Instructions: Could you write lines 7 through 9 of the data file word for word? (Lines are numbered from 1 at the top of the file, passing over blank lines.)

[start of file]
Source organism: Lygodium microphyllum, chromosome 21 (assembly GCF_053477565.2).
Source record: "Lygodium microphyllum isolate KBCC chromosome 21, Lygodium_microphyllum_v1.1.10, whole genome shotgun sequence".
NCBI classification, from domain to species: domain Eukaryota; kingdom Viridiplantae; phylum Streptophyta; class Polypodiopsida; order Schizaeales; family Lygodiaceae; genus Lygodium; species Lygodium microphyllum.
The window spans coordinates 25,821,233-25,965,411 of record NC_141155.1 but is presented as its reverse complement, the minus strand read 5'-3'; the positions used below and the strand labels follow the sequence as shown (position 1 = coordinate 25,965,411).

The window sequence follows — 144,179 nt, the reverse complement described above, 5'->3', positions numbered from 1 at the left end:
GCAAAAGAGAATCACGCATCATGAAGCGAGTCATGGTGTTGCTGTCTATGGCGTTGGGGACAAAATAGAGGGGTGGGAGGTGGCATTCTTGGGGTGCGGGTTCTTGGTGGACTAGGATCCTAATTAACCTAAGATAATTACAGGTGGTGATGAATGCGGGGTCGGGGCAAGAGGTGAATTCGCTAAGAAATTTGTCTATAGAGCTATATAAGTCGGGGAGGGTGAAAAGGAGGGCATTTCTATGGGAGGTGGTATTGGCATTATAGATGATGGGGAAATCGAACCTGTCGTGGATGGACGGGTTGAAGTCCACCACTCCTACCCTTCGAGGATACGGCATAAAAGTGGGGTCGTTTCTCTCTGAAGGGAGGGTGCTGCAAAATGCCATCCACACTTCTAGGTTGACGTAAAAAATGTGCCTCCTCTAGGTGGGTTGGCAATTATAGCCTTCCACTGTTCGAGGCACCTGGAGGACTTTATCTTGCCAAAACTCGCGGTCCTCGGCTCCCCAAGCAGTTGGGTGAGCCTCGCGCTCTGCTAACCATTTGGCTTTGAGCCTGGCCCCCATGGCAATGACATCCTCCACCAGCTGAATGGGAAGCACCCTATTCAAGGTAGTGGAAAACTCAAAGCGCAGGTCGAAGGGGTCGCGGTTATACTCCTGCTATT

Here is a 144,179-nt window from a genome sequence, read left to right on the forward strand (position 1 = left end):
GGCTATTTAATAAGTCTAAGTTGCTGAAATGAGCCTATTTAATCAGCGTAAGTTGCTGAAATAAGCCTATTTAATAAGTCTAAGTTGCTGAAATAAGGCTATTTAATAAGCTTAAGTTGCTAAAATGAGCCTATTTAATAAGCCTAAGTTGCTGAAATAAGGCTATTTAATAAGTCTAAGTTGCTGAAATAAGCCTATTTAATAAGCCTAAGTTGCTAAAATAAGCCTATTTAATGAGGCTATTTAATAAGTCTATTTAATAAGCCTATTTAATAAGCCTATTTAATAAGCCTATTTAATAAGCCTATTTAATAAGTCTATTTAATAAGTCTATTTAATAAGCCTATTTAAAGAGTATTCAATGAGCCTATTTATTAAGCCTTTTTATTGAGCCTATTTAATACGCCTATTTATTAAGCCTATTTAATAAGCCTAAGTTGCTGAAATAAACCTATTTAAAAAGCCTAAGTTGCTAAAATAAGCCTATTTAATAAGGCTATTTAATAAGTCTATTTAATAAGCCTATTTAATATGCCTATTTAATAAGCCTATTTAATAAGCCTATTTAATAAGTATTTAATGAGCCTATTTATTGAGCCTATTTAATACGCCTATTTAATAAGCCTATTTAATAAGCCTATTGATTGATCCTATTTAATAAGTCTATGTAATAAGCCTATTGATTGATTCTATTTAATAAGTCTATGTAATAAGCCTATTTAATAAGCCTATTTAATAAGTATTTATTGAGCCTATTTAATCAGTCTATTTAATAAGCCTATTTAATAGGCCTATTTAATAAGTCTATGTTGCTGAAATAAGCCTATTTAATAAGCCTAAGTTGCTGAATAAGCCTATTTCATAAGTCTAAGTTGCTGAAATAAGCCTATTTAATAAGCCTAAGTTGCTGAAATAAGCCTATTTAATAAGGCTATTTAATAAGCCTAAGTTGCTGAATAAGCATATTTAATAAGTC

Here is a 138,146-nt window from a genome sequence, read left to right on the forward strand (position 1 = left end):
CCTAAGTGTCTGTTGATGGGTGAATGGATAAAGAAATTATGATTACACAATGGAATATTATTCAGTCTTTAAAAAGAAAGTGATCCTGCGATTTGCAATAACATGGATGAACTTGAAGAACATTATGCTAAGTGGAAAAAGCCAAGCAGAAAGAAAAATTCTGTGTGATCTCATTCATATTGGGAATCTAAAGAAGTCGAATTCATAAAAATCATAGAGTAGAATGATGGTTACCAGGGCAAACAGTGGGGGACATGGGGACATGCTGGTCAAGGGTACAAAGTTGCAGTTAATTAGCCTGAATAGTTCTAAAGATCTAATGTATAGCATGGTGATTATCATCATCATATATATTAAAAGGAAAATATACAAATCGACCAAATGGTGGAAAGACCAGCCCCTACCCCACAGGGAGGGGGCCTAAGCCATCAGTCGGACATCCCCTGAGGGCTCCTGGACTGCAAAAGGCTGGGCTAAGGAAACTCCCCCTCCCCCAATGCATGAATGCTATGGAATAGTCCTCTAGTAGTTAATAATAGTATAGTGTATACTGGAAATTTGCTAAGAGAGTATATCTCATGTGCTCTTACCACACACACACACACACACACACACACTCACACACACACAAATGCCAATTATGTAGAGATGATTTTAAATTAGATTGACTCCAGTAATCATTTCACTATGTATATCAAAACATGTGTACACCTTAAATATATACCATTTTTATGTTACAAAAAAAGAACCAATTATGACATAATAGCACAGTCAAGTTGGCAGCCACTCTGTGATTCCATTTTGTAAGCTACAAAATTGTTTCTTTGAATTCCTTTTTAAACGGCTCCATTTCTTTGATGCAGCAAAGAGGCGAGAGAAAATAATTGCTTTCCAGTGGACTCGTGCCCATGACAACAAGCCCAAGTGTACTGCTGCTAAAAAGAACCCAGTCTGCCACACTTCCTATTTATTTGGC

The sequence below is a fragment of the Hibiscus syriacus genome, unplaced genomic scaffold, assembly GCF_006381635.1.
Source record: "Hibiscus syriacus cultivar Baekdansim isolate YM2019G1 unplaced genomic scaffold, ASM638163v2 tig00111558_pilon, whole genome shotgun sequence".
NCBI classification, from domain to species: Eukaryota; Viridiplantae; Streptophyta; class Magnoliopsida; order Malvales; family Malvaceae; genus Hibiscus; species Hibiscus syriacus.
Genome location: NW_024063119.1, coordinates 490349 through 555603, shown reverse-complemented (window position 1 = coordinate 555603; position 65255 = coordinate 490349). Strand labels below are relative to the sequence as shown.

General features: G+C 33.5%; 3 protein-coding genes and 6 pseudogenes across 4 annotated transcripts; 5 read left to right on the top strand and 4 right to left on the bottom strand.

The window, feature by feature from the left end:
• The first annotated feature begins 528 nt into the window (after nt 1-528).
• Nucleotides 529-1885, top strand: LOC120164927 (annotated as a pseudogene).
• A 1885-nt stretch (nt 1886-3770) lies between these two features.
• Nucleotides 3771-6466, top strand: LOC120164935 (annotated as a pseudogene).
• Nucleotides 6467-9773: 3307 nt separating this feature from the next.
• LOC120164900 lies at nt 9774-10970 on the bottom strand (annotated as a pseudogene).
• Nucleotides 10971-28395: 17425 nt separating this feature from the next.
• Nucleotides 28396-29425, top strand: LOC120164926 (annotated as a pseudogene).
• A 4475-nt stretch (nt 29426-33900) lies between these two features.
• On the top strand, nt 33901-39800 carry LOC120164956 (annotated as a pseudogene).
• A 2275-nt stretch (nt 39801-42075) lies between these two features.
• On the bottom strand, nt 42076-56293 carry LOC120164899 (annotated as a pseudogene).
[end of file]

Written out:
Here is a 144,179-nt window from a genome sequence, read left to right on the forward strand (position 1 = left end):
GGCTATTTAATAAGTCTAAGTTGCTGAAATGAGCCTATTTAATCAGCGTAAGTTGCTGAAATAAGCCTATTTAATAAGTCTAAGTTGCTGAAATAAGGCTATTTAATAAGCTTAAGTTGCTAAAATGAGCCTATTTAATAAGCCTAAGTTGCTGAAATAAGGCTATTTAATAAGTCTAAGTTGCTGAAATAAGCCTATTTAATAAGCCTAAGTTGCTAAAATAAGCCTATTTAATGAGGCTATTTAATAAGTCTATTTAATAAGCCTATTTAATAAGCCTATTTAATAAGCCTATTTAATAAGCCTATTTAATAAGTCTATTTAATAAGTCTATTTAATAAGCCTATTTAAAGAGTATTCAATGAGCCTATTTATTAAGCCTTTTTATTGAGCCTATTTAATACGCCTATTTATTAAGCCTATTTAATAAGCCTAAGTTGCTGAAATAAACCTATTTAAAAAGCCTAAGTTGCTAAAATAAGCCTATTTAATAAGGCTATTTAATAAGTCTATTTAATAAGCCTATTTAATATGCCTATTTAATAAGCCTATTTAATAAGCCTATTTAATAAGTATTTAATGAGCCTATTTATTGAGCCTATTTAATACGCCTATTTAATAAGCCTATTTAATAAGCCTATTGATTGATCCTATTTAATAAGTCTATGTAATAAGCCTATTGATTGATTCTATTTAATAAGTCTATGTAATAAGCCTATTTAATAAGCCTATTTAATAAGTATTTATTGAGCCTATTTAATCAGTCTATTTAATAAGCCTATTTAATAGGCCTATTTAATAAGTCTATGTTGCTGAAATAAGCCTATTTAATAAGCCTAAGTTGCTGAATAAGCCTATTTCATAAGTCTAAGTTGCTGAAATAAGCCTATTTAATAAGCCTAAGTTGCTGAAATAAGCCTATTTAATAAGGCTATTTAATAAGCCTAAGTTGCTGAATAAGCATATTTAATAAGTC

Here is a 138,146-nt window from a genome sequence, read left to right on the forward strand (position 1 = left end):